I work in vaccine development so i have some experience here.
In short and simple terms yes they do, like baking a cake. The vaccines I have experience with are live attenuated virus and inactivated virus. The attenuated one is basically a weak version of the disease causing one that your body can easily fight off and the inactivated one is more or less dead (if you can really call a virus dead or alive that is)
In production of these types of vaccines we start by growing up loads of cells on plastic and adding food for the cells to grow, when theres enough cells we need to add some virus and let it multiply like crazy, after some time (it differs between viruses) most of the cells have been used by the virus to replicate and are dead now. Next we have to remove the dead cells and the food we gave the cells from the virus by purifying it. Then we inactivate it if its not attenuated and remove what we inactivate it with, then we add things to it so it stores well and wont degrade or to make it a more effective at triggering your immune system.
All of these steps require a long list of materials/ingredients, and these ingredients combined with the methods or the way we do things can be considered a recipe.

As has been said in other comments it costs a lot to do all this, I’ talking tens of millions before you can even test it. So companies are very protective of their secret ingredients

If you’re interested in the history of vaccines (and it looks like you are based on your questions about polio with another commenter), I would highly recommend this podcast “This Podcast Will Kill You” …. 2 doctors talk about infectious disease. They do a whole episode about polio . ANd they do 2 episodes on the history of vaccines .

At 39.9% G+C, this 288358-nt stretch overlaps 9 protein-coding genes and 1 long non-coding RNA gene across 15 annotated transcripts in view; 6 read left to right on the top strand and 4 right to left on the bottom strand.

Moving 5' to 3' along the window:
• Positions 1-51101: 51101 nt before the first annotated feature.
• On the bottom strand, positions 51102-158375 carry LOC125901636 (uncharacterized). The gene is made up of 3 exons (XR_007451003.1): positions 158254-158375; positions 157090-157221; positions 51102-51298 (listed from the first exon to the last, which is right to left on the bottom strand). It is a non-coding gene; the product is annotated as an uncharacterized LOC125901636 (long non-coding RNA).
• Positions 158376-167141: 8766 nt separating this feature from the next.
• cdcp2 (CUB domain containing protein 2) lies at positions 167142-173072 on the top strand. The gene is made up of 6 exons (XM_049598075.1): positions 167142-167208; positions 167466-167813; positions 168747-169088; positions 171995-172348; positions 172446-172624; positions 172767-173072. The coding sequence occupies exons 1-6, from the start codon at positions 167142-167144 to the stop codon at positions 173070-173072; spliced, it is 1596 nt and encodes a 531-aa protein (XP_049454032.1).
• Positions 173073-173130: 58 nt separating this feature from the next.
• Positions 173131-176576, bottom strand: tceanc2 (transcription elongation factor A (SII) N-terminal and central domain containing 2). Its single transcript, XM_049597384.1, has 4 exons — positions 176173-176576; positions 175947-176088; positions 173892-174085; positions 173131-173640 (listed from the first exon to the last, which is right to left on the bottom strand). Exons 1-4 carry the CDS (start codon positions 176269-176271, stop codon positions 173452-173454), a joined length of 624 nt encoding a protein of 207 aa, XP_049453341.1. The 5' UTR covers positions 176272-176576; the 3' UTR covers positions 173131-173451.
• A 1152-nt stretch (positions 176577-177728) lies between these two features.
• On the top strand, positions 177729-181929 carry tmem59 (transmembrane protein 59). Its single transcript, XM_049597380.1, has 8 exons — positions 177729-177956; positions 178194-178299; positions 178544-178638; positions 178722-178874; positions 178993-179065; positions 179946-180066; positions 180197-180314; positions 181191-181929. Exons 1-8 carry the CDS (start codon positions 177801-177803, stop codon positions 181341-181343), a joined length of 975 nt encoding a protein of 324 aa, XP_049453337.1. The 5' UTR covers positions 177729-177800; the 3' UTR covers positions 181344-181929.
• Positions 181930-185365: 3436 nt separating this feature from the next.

Yes, a vaccine would have a “recipe”. Once one lab creates it it would license the manufacturing rights to companies that have a high capacity for production. It’s critical to remember some basic science behind this first… the three main categories of drugs are small molecule, large molecule, and biologics. Large and small molecule drugs can be synthesized via chemical reactions, and thus they’re much easier for drug manufacturers to make. Biologics on the other hand utilize cellular and biological processes to create the drug, and are vastly more complex to manufacture. Vaccines typically fall under the category of biologics.

WHO only recognizes about 25 countries to have the capacity for competently manufacturing and batch certifying vaccines (most high income countries plus China and India), so it’s not as simple as ‘figure out the recipe and give it out to all the other countries to manufacture’.

When generic small molecules begin to be produced by other companies after a patent has expired, we test that they work the same way the original did through a process called biosimilarity testing. That form of testing doesn’t really exist for biologics, where with biologics the “manufacturing process is the product” so to speak. This is a critical problem in widespread international safe and effective production of biologics.